- Are you training for an Ironman or Half Ironman distance event?
If you are new to the sport and training for a long distance event, you most likely need the guide of an experienced triathlete. They will not only provide you with training schedules but also the tips and tricks for nutrition, recovery, avoid over training and the lot. The strain of training and racing for a long distance event on your body is significantly greater than your weekend Sprint event, and for this reason it is important to have adequate advice.
- Are you motivated to set your own sessions and complete them?
A club or coach gives you motivation for a number of reasons. Firstly, paying someone makes you feel more compelled to keep to your program, otherwise it’s wasted money! Secondly, having someone to report back to, or friends at squad who will heckle you if you don’t turn up gives you a sense of responsibility to your training and motivation to turn up.
- Are you adverse to injury or coming back from injury?
This is the most critical time to have a coach. If you are coming back from an injury you need advice on the quantity and intensity of sessions you should be completing, and additional exercises or techniques to avoid injuring yourself again. If you are adverse to injury a coach can monitor your sessions and pull back where required to avoid an injury from occurring. This can include chronic fatigue which is apparently now common amongst Age Group triathletes.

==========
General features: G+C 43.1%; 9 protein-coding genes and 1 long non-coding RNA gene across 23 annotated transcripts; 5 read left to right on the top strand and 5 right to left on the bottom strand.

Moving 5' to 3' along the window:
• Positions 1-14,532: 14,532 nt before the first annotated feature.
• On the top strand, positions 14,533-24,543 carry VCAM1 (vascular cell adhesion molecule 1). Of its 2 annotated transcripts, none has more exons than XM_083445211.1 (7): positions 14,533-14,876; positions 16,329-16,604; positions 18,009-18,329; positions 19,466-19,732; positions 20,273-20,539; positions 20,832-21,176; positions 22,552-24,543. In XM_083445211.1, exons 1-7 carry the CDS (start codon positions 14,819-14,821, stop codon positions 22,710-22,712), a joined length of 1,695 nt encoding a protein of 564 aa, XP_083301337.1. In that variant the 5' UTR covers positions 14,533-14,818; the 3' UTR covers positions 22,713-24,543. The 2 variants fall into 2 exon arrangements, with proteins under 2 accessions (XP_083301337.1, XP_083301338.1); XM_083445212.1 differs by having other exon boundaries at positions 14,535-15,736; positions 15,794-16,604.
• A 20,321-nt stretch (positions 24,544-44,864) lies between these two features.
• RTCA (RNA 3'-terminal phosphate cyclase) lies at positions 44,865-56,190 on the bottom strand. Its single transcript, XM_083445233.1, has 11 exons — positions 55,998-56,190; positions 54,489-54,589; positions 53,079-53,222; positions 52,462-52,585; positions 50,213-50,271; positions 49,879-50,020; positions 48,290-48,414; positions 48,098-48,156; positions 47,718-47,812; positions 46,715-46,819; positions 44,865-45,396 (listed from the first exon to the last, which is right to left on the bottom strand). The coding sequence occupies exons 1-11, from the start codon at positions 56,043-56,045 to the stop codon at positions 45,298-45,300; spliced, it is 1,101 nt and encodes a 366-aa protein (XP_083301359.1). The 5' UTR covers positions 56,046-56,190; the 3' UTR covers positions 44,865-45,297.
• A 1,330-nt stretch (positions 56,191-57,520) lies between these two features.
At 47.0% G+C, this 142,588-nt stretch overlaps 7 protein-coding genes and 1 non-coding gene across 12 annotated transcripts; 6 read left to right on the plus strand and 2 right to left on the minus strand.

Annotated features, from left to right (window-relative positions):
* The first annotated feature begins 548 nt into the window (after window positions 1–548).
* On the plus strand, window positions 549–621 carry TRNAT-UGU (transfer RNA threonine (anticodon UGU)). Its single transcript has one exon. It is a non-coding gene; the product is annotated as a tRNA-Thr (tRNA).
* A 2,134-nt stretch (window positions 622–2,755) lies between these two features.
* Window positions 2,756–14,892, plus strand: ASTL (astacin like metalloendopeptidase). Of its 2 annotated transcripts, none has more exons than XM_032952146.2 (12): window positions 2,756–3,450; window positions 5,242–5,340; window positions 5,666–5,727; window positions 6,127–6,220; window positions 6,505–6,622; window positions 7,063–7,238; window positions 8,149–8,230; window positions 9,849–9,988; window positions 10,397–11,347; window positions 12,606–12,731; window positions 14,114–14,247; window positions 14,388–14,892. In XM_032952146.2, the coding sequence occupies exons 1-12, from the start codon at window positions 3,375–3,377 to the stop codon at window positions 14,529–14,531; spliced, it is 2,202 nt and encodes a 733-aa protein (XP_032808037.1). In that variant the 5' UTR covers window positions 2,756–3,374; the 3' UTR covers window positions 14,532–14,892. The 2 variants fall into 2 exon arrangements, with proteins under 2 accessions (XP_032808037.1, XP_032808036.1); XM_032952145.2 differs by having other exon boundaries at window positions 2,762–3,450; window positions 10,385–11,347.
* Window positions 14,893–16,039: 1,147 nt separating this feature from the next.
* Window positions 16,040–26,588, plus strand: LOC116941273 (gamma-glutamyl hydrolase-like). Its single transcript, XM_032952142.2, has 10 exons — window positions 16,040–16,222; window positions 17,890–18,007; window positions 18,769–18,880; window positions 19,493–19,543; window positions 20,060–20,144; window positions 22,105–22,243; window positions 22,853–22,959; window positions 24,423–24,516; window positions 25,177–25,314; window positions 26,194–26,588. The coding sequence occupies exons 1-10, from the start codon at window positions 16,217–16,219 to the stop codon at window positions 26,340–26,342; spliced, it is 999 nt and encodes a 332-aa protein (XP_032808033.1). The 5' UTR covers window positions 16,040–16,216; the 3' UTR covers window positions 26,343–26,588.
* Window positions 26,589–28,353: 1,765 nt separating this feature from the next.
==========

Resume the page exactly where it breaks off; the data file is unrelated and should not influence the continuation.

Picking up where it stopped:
- Do you have a specific goal?
Do you just want to tick the box of completing a triathlon, or do you have a goal of a set time, completing an Ironman or improving a specific discipline? If you are goal orientated a coach or club will help you get there.
Friends after the Geelong Triathlon 2014 where a friendly bet was made 😉
Now that you have decided you need a coach or squad, how do you choose one?
You will only go to sessions if they are convenient. Just like a gym membership, you want to find somewhere close to home, close to work, or even better, somewhere between the two!